While most may think of “image” as high-end, it might be that your desired image is to show frugality and conservatism. Therefore, a downtown high-rise is not the ideal property type and rather a class B office in a suburban submarket may be the best choice. However, if your firm prides itself on being exclusive and established it is probably in your best interest to match that image to the building and the downtown high-rise may be the right alternative. The office should adhere to the standards of the company’s employees, clients and shareholders or investors.
Finally, the office should provide workspace that is conducive to and encourages employee productivity. By providing workers with an office where employees can work without getting distracted or uncomfortable they will in turn be more productive.
Just as wages and salaries are the largest line item on a P&L statement, most revenues also come from workers, so why not provide a workplace that allows them to flourish? The most common causes that can put a damper on productivity related to the office are poor HVAC and inadequate lighting. These are common qualities of aging or inefficient buildings. Newer properties may cost more but their upgraded building systems could be worth it. Other factors that negatively impact the workers time in office include long commuting times, lack of amenities such as restaurants, a lack of parking, and other elements which make it difficult for the employee to be at the workplace.
An office that is not in line with the three principles above can be detrimental to the firm. It can result in staff losses, an inability to recruit top-tier employees, poor workmanship and low productivity. Ultimately this could lead to a loss of clients and investors. This could have a huge hit on the bottom line. If you save money by renting subpar space, that decision may end up costing more in the long run.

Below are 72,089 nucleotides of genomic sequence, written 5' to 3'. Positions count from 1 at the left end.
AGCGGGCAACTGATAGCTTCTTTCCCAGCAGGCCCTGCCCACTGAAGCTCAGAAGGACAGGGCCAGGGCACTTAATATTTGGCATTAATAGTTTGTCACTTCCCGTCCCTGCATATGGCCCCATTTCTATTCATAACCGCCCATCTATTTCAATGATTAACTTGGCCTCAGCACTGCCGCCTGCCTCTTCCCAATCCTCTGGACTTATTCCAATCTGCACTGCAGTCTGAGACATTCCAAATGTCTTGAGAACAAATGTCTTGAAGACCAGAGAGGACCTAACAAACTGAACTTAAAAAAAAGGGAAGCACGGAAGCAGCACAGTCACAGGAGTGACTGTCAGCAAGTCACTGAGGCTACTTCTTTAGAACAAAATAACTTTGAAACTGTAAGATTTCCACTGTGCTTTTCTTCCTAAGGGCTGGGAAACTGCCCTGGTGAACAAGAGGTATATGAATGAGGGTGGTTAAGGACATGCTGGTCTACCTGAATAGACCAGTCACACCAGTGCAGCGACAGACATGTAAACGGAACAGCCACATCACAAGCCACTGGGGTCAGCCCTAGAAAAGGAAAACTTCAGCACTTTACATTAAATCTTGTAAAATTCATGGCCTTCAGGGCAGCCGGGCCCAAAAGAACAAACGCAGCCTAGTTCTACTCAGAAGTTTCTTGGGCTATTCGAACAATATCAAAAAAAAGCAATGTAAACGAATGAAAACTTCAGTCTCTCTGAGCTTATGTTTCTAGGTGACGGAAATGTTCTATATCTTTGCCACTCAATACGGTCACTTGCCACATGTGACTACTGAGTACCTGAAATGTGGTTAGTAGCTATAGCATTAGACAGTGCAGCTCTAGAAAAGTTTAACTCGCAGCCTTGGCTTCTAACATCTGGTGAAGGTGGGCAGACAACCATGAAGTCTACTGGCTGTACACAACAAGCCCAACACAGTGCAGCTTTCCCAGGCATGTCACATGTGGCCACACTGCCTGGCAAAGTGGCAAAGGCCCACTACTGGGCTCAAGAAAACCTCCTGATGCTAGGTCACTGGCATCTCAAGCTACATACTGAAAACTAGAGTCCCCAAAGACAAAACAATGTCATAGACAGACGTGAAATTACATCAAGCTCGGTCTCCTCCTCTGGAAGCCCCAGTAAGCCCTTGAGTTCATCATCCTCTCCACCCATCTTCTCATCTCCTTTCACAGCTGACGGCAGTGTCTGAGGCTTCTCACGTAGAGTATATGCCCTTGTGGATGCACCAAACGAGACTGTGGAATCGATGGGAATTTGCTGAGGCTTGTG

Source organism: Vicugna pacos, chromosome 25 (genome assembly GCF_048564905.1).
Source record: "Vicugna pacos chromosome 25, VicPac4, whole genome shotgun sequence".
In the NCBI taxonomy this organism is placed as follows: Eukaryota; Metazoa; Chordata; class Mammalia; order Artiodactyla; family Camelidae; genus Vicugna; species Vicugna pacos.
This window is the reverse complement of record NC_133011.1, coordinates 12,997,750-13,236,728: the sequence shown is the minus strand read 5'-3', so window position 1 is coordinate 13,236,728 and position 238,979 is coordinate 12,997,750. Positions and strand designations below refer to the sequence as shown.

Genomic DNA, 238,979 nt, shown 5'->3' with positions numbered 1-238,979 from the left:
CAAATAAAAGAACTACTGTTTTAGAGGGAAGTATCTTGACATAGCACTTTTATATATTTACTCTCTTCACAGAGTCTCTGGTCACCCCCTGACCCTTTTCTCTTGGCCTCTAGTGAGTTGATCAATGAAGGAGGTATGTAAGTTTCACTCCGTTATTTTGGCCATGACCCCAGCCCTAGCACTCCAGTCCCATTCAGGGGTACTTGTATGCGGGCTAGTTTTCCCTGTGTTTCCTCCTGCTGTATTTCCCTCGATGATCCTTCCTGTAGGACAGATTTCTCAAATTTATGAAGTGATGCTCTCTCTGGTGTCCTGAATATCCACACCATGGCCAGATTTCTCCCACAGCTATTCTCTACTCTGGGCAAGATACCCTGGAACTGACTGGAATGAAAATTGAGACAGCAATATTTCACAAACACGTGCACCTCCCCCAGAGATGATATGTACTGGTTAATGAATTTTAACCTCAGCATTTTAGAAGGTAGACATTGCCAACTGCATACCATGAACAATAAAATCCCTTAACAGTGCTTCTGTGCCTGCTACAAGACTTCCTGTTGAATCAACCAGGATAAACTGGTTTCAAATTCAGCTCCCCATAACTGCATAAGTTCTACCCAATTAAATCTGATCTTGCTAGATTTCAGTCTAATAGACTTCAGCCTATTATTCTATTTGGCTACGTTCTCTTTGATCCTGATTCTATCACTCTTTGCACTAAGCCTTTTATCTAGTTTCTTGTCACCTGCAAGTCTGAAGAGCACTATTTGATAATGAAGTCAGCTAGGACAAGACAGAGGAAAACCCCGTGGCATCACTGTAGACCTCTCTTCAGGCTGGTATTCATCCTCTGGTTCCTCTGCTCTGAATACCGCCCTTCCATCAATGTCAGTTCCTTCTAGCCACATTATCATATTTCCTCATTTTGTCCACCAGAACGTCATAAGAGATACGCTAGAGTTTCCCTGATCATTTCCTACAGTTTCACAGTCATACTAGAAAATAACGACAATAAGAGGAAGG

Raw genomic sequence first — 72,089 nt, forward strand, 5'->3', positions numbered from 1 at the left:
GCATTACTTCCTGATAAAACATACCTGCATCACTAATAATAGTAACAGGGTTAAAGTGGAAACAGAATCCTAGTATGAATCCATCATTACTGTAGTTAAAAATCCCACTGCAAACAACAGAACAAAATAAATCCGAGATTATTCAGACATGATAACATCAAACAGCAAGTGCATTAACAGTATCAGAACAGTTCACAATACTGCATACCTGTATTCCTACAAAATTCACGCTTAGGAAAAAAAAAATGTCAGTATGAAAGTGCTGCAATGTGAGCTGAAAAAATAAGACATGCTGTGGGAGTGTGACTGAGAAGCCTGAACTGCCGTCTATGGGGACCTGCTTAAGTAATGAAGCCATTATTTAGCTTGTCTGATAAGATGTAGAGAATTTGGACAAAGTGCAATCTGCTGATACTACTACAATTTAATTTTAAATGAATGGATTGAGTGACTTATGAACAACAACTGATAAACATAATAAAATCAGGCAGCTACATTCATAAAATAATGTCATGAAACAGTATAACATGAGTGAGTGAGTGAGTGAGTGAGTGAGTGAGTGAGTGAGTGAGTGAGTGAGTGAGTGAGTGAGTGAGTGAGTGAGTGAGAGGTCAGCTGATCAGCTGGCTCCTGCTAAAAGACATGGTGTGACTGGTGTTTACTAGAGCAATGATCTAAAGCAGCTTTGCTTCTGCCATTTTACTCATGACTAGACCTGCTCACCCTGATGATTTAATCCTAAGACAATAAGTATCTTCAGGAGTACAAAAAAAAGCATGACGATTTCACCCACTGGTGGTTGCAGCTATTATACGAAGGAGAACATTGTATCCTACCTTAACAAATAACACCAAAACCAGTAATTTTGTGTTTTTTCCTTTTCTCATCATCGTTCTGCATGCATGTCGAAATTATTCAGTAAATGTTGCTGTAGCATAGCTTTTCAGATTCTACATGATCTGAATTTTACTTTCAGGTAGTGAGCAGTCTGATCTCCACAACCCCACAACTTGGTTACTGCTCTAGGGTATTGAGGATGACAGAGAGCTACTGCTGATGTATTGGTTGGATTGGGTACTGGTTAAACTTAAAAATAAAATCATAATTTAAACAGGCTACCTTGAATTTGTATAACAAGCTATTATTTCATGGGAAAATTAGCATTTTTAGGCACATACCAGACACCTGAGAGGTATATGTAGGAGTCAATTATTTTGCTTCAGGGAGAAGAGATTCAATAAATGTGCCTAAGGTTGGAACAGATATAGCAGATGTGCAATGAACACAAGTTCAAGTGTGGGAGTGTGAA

For example, the reduction of 10 percent of your workforce can cause loss of billable time and will also cost the company time and energy in restaffing. Now imagine the detriment on a much larger scale.
Contrary, if you select an office that allows for top-tier recruiting and fosters productivity, even if it is at a slightly higher lease rate, you can have a positive impact on your bottom line.
In closing, the average office lease is five years, or half a decade. It is not a decision that should go without ample thought and consideration. What appears to be a good idea in a recession may look foolish in the recovery. Next time you are in the market for an office, remember paying slightly more on rent to have an office that allows for the recruitment and retention of top employees, is in line with the corporate image and increases employee productivity is worth it.
Tim Ruffin and Melissa Molyneaux are office specialists with Colliers International’s Reno office. Contact them through http://www.neavdaoffice.com or 823-9666.
“I point out many cases of where privately owned companies do just as bad a job as publicly owned companies,” says Reno resident and former teacher Robert (R.D.) Gardner.